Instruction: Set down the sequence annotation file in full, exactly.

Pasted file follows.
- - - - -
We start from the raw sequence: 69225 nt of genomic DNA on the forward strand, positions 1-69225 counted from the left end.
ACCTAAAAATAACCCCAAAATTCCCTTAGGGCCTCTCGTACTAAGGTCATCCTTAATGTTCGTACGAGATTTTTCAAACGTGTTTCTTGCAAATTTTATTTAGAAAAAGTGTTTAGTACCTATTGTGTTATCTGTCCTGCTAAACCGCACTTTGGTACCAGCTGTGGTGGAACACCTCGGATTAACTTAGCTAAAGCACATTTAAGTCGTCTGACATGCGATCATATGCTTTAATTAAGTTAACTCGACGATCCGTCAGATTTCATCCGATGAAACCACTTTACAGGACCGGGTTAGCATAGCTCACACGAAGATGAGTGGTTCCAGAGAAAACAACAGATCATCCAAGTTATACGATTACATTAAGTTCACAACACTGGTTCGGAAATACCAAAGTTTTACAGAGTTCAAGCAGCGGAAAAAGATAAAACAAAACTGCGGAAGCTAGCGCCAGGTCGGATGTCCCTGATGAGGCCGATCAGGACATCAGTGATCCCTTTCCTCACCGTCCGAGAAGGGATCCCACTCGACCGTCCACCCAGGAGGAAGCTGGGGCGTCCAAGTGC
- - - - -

We start from the raw sequence: 69225 nt of genomic DNA on the forward strand, positions 1-69225 counted from the left end.
ACCTAAAAATAACCCCAAAATTCCCTTAGGGCCTCTCGTACTAAGGTCATCCTTAATGTTCGTACGAGATTTTTCAAACGTGTTTCTTGCAAATTTTATTTAGAAAAAGTGTTTAGTACCTATTGTGTTATCTGTCCTGCTAAACCGCACTTTGGTACCAGCTGTGGTGGAACACCTCGGATTAACTTAGCTAAAGCACATTTAAGTCGTCTGACATGCGATCATATGCTTTAATTAAGTTAACTCGACGATCCGTCAGATTTCATCCGATGAAACCACTTTACAGGACCGGGTTAGCATAGCTCACACGAAGATGAGTGGTTCCAGAGAAAACAACAGATCATCCAAGTTATACGATTACATTAAGTTCACAACACTGGTTCGGAAATACCAAAGTTTTACAGAGTTCAAGCAGCGGAAAAAGATAAAACAAAACTGCGGAAGCTAGCGCCAGGTCGGATGTCCCTGATGAGGCCGATCAGGACATCAGTGATCCCTTTCCTCACCGTCCGAGAAGGGATCCCACTCGACCGTCCACCCAGGAGGAAGCTGGGGCGTCCAAGTGC